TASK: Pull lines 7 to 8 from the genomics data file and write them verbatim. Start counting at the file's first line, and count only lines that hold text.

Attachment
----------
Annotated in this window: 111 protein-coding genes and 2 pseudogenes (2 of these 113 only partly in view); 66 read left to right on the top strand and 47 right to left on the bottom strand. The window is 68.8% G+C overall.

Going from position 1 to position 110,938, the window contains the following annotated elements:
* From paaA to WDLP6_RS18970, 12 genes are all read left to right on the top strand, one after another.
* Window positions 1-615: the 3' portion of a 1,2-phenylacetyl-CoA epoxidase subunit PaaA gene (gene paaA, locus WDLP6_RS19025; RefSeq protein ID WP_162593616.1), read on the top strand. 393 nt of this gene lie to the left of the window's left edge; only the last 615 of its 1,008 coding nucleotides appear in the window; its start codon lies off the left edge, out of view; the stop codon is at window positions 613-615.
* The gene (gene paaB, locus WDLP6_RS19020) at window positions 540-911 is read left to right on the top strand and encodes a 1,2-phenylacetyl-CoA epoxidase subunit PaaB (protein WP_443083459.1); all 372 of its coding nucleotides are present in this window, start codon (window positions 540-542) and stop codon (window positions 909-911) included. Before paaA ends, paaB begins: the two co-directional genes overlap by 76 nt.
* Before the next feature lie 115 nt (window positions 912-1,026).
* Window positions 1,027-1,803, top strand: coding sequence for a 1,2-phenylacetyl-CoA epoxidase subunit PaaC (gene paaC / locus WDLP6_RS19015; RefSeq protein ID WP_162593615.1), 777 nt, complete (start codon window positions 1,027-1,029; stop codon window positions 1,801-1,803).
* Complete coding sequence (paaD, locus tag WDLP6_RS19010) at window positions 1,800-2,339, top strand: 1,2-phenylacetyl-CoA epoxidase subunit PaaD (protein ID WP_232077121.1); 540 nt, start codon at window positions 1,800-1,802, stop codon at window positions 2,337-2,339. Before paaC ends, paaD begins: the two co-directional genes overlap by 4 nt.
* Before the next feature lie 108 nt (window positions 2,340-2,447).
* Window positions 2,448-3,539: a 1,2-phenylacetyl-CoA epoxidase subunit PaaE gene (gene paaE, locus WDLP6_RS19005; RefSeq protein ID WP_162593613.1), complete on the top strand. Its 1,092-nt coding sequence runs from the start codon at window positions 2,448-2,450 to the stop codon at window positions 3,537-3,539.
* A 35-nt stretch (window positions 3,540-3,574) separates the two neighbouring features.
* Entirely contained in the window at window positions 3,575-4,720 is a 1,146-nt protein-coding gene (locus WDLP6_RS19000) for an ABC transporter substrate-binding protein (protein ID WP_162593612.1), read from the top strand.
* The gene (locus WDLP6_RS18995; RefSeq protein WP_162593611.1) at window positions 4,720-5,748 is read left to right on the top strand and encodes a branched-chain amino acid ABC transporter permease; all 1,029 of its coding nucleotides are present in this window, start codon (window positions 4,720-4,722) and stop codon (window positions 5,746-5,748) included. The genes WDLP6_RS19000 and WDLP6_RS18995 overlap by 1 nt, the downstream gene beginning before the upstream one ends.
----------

* Window positions 1,027-1,803, top strand: coding sequence for a 1,2-phenylacetyl-CoA epoxidase subunit PaaC (gene paaC / locus WDLP6_RS19015; RefSeq protein ID WP_162593615.1), 777 nt, complete (start codon window positions 1,027-1,029; stop codon window positions 1,801-1,803).
* Complete coding sequence (paaD, locus tag WDLP6_RS19010) at window positions 1,800-2,339, top strand: 1,2-phenylacetyl-CoA epoxidase subunit PaaD (protein ID WP_232077121.1); 540 nt, start codon at window positions 1,800-1,802, stop codon at window positions 2,337-2,339. Before paaC ends, paaD begins: the two co-directional genes overlap by 4 nt.